Current Issues | Salon 94

Current Issues

Sylvie Fleury

This is an excerpt from Current Issues Septembre-Octobre 1997, which played on the video wall from April 1 - April 10, 2020.

Fleury has turned to video over the course of her career, utilizing the medium for its ability to narrativize and document ephemeral gestures in relation to commerce, fashion, gender, and conceptual art.

The video Current Issues Septembre-Octobre 1997 is at once a cultural document of fashion of the era and performance providing insight into her practice of transforming text into a readymade. The video regularly alternates between scenes in which a woman leafs through the pages of the 1997 September and October issues of various women’s fashion magazines and shots of exteriors. The latter sequences are structured similarly. An American car enters an architectural environment with unmistakable connotations and a distinct look. A man—and occasionally a woman—gets out of the car, opens the trunk and takes out a banner, which he or she brandishes while facing the camera. On the white banner we see various phrases written in large black letters. All of the phrases have been taken as is from fashion magazines. Viewed out of context, the phrases seem more like political slogans than advice on beauty or love.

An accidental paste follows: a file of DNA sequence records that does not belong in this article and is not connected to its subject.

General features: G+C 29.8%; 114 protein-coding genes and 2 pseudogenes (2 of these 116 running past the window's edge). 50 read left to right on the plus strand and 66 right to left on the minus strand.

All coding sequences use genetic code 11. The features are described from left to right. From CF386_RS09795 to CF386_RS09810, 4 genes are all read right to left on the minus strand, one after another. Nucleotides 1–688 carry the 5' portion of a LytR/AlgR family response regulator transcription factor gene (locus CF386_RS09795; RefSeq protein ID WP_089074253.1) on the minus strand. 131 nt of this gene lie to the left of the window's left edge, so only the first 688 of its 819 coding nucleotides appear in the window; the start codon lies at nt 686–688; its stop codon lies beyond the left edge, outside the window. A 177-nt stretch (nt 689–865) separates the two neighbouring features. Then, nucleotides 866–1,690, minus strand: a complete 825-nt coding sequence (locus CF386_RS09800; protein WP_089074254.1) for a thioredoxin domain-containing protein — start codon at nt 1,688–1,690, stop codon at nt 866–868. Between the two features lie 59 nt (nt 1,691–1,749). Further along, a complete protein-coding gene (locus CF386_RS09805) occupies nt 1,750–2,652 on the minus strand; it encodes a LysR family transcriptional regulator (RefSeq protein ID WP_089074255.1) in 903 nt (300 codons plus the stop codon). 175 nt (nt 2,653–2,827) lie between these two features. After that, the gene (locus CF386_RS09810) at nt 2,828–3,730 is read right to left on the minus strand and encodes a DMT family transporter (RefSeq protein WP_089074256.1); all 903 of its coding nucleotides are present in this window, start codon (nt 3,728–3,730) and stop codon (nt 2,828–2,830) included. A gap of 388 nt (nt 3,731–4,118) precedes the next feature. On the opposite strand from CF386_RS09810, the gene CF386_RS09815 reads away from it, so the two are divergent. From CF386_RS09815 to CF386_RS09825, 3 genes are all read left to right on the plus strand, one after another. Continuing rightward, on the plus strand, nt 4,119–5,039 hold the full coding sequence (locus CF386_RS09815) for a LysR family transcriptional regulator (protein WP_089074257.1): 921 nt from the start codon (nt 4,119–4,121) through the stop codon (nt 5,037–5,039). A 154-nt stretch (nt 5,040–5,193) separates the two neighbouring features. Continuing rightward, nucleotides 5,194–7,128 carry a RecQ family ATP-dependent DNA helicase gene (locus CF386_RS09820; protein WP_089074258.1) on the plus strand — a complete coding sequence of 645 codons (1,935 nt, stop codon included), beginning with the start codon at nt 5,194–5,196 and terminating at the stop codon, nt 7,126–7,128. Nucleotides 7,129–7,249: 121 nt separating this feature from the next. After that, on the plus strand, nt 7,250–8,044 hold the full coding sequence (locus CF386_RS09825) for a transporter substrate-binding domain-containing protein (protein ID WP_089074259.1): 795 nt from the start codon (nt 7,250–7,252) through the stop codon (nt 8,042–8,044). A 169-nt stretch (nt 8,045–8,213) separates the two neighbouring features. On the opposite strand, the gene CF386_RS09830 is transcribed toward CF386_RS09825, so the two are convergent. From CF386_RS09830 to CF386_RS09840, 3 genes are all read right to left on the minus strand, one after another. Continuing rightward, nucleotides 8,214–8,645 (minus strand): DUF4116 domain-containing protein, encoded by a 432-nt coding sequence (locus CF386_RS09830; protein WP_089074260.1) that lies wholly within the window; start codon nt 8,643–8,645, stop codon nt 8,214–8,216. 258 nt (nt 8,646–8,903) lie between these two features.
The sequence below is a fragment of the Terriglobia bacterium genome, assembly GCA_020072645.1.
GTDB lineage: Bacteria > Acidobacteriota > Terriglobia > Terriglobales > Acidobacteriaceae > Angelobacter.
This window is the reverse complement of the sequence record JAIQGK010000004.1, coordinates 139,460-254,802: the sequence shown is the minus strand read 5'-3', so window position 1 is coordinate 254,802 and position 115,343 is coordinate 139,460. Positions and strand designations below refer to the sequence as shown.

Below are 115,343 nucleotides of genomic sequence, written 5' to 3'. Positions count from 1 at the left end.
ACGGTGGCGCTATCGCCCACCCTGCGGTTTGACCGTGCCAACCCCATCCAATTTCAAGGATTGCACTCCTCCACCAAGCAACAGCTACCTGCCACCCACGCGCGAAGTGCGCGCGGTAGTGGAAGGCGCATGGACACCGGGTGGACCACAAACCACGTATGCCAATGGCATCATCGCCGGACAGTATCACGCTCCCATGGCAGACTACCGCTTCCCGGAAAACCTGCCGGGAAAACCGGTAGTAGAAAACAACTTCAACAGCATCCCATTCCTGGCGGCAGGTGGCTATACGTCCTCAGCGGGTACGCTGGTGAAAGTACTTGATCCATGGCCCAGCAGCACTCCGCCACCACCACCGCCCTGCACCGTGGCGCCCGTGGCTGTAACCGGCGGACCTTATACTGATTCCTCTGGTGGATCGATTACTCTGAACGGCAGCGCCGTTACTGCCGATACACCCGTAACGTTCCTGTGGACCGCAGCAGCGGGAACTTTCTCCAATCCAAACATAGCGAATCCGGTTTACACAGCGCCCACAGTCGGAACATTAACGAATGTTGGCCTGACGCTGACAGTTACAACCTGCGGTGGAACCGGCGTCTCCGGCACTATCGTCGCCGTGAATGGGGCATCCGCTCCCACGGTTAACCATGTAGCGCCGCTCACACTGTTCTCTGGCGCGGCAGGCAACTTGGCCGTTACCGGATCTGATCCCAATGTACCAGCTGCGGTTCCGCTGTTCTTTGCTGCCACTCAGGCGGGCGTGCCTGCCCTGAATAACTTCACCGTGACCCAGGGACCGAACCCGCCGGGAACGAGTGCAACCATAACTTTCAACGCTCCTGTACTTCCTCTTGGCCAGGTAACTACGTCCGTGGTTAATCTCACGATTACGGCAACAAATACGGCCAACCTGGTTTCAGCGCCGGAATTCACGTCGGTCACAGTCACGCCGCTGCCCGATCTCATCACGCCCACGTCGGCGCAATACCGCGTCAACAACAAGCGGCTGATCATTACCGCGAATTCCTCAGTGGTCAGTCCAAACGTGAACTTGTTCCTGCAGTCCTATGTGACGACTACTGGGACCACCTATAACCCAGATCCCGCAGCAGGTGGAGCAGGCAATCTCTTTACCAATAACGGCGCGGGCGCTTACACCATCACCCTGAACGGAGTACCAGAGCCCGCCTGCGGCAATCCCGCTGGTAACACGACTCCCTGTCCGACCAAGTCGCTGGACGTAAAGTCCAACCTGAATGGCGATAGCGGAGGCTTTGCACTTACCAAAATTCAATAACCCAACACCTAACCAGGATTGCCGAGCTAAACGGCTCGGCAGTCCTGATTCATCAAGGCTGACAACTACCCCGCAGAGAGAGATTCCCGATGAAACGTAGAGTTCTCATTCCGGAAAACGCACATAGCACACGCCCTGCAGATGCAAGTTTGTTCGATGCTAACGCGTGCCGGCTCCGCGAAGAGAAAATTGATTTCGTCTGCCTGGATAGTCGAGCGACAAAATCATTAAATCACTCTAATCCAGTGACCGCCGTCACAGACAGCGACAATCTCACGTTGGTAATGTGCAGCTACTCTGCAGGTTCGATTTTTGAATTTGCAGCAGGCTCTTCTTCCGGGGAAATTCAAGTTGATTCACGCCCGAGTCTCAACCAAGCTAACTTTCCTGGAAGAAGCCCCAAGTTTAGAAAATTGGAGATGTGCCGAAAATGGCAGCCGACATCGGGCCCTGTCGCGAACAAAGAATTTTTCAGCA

The slogans include “Now moisturize your lips,” “Spread the word not the lipstick,” “Turn flops into flips,” “Having a bad hairday,” “Miniskirts are back,” “Won't come off,” “Be amazing,” “The more you wear it, the better you look,” “Dare to be Diorific,” “Subscribe now,” “Uncover your skin,” “Classics are back,” “More shine, more volume,” “Use it tonight, see progress tomorrow,” “A revolution in artificial nails” and “Goes beyond moisture.”

These injunctions culled from the fashion press develop a different force. Playing on another semantic register, they take on a committed social tone.

While the words remain the same, their contextual shift of the transfer from one container to another (from glossy paper to poster), modifies their reception and interpretation—if only for the time it takes the artist to give her viewers a knowing wink. By inscribing them in an urban setting, Fleury amplifies these advertising slogans; they acquire a political connotation thanks to a formal association. (1)

(1) Aeby Papaloïzos, Isabelle. “Current Issues Septembre-Octobre 1997 1997.” Sylvie Fleury / Current Issues Septembre-Octobre 1997. NewMedia-Art. Accessed April 30, 2020.

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